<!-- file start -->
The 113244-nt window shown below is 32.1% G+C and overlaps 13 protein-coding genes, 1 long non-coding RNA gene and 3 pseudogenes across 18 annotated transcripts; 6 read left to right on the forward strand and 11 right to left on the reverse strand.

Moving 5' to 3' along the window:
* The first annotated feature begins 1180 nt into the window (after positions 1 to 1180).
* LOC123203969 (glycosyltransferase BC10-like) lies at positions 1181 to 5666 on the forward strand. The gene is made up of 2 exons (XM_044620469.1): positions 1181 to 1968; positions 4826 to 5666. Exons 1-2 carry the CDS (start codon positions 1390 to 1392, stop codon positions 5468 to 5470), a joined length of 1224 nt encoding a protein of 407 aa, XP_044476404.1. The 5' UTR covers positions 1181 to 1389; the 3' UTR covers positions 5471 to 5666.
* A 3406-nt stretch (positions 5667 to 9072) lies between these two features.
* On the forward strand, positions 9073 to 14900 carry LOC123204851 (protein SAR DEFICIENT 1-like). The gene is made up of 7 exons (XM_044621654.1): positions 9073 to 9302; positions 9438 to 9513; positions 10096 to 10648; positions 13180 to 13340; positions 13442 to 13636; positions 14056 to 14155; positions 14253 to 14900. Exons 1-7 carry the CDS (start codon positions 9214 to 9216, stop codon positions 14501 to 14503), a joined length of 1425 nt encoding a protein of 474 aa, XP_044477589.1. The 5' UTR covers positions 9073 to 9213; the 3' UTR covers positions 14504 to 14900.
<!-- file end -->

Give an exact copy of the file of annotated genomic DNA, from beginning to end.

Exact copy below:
The 113244-nt window shown below is 32.1% G+C and overlaps 13 protein-coding genes, 1 long non-coding RNA gene and 3 pseudogenes across 18 annotated transcripts; 6 read left to right on the forward strand and 11 right to left on the reverse strand.

Moving 5' to 3' along the window:
* The first annotated feature begins 1180 nt into the window (after positions 1 to 1180).
* LOC123203969 (glycosyltransferase BC10-like) lies at positions 1181 to 5666 on the forward strand. The gene is made up of 2 exons (XM_044620469.1): positions 1181 to 1968; positions 4826 to 5666. Exons 1-2 carry the CDS (start codon positions 1390 to 1392, stop codon positions 5468 to 5470), a joined length of 1224 nt encoding a protein of 407 aa, XP_044476404.1. The 5' UTR covers positions 1181 to 1389; the 3' UTR covers positions 5471 to 5666.
* A 3406-nt stretch (positions 5667 to 9072) lies between these two features.
* On the forward strand, positions 9073 to 14900 carry LOC123204851 (protein SAR DEFICIENT 1-like). The gene is made up of 7 exons (XM_044621654.1): positions 9073 to 9302; positions 9438 to 9513; positions 10096 to 10648; positions 13180 to 13340; positions 13442 to 13636; positions 14056 to 14155; positions 14253 to 14900. Exons 1-7 carry the CDS (start codon positions 9214 to 9216, stop codon positions 14501 to 14503), a joined length of 1425 nt encoding a protein of 474 aa, XP_044477589.1. The 5' UTR covers positions 9073 to 9213; the 3' UTR covers positions 14504 to 14900.